So it makes sense that the next step, after creating an editorial schedule, is to fill it with content ideas.

You can approach the content brain dump in many ways but I like to grab a drink, get my notebook out and create a good old fashioned spider diagram, complete with coloured pens!

Firstly, break things up by writing down your blog categories then challenge yourself to think of 5-10 ideas in each area. Take into account any holidays coming up (for example, as a beauty brand you might want to consider some Halloween makeup looks) and let your mind truly wander. It's also useful to have Pinterest and Google open. Then you can do a quick search to see if anyone else has had the same idea and if they have, how you can put your own unique spin on it.

By the end of this process, you should have plenty of ideas to keep your content calendar full for the next three months. Add the ones that get you the most excited into your content calendar, and save the rest in a handy list for later. That way, if any ideas turn out to be a bust, you have plenty to fall back on.

It’s good practice to keep the list somewhere that’s easily accessible, so you can add to it as and when ideas come to you. I keep all mine saved in Trello, and I have a section in my Bullet Journal dedicated to blogging ideas, so I know I can write things down no matter where I am.


Now you know what you’re writing and by when so it’s time to get creating.

In order to create efficiently, task bulking needs to become your best pal. If you have a spare two hours, for example, you can use it to outline all your posts for the month. This means that when you come to writing, you’ve already got something to work from.

I’ve included a list below of all the blogging related tasks that can be bulked, and how long you can expect them to take you (based on creating 4 posts a month). This is completely dependent on your business, mind, so take the timings as a guideline only:

  • Blog outlines - 1-2 hours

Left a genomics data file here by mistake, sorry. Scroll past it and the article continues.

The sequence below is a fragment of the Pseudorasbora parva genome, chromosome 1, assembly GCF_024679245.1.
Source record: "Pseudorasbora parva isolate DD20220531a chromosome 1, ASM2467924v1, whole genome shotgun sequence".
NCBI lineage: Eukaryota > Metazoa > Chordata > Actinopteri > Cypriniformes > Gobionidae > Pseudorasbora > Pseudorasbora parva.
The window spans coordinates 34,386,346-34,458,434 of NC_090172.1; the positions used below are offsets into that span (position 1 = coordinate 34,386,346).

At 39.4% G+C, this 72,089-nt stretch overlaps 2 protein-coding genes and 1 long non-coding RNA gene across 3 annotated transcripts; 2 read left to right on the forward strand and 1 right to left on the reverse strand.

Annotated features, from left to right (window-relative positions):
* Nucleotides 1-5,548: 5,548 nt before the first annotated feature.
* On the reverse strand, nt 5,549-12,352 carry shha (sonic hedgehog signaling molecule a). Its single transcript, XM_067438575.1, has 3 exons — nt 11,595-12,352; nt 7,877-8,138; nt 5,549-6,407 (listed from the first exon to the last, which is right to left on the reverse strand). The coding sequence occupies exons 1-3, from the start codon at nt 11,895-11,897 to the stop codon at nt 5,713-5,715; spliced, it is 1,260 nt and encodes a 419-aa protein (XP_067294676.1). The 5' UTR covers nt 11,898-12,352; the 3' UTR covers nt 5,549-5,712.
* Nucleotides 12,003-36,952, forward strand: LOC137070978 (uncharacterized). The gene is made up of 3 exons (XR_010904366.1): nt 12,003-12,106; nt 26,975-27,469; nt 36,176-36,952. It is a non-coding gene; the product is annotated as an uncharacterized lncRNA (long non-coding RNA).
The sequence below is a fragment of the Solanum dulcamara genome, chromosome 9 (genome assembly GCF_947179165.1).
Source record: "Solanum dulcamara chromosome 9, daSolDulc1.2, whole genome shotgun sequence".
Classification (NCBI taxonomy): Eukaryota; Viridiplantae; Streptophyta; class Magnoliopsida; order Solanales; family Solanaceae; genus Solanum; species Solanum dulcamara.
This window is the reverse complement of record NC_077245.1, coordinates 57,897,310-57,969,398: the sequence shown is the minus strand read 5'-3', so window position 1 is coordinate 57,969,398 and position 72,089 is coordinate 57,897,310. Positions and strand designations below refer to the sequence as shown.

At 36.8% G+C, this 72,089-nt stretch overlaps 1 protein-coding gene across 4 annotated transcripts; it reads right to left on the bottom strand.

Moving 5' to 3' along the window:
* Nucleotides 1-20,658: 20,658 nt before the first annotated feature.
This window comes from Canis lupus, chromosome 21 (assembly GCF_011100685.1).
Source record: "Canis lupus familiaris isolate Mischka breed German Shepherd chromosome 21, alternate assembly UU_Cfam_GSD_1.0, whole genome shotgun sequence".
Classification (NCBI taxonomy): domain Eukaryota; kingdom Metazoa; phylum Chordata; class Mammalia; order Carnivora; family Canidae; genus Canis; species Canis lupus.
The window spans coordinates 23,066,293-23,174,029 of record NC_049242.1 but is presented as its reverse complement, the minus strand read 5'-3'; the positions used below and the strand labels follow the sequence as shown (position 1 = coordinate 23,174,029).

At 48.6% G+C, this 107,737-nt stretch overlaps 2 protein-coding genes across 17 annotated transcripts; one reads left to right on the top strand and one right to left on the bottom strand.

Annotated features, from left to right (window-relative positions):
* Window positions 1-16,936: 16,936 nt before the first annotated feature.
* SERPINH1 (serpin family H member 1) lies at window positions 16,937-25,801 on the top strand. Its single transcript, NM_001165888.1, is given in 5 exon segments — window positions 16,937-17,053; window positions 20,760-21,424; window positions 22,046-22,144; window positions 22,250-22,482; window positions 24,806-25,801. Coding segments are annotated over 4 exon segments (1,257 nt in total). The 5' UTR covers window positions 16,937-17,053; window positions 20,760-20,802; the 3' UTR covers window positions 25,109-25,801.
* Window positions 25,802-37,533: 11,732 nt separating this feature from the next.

• Post research - 2-3 hours
  • Post writing - 8 hours
  • Social media promotional posts copy - 1-2 hours
  • Image sourcing - 20 mins
  • Social image creation (using Canva) - 2 hours

And there you have it! You can see easily how things can be broken down into smaller, less overwhelming tasks that can fit more easily into your working day.


This tactic has all but revolutionised the way I work. I no longer pick things up and put them down when I feel like it. Instead, I plan certain activities in for certain days of the week. Friday, for example, is my business writing day and it’s then that I draft all my social posts and write my blog content.

You probably don’t have full days you can dedicate to writing, but I urge you to carve out at least a couple of hours each week in your schedule. Choose a time when you feel fresh, when emails are typically quieter and when you can be by yourself without any interruptions.

Writing is a fluid process and if you’re constantly breaking off to check Twitter or it’s the end of a long day and your brain is fried, it will take you twice as long to get the words down on the page.

Set yourself a time limit of a couple of hours, switch off all distractions and just write. You’ll be amazed at how much you get done.


If blogging is still unachievable for you, consider outsourcing your blog writing to a professional (like me!) whose job it is to get it done.

Not only do we understand what works (and what doesn’t) but we get your time frustrations and are here to make things as easy as possible for you. By working with a writer, you receive copywriting that converts and a cheerleader in your corner. Sounds good, right?

To hire me to write you personality-filled blog content, check out my content creation page here: https://www.chameleoncontent.co.uk/content-creation/

Do you struggle to make time for blog writing? Have these tips helped?


Charlotte Shearman1 Comment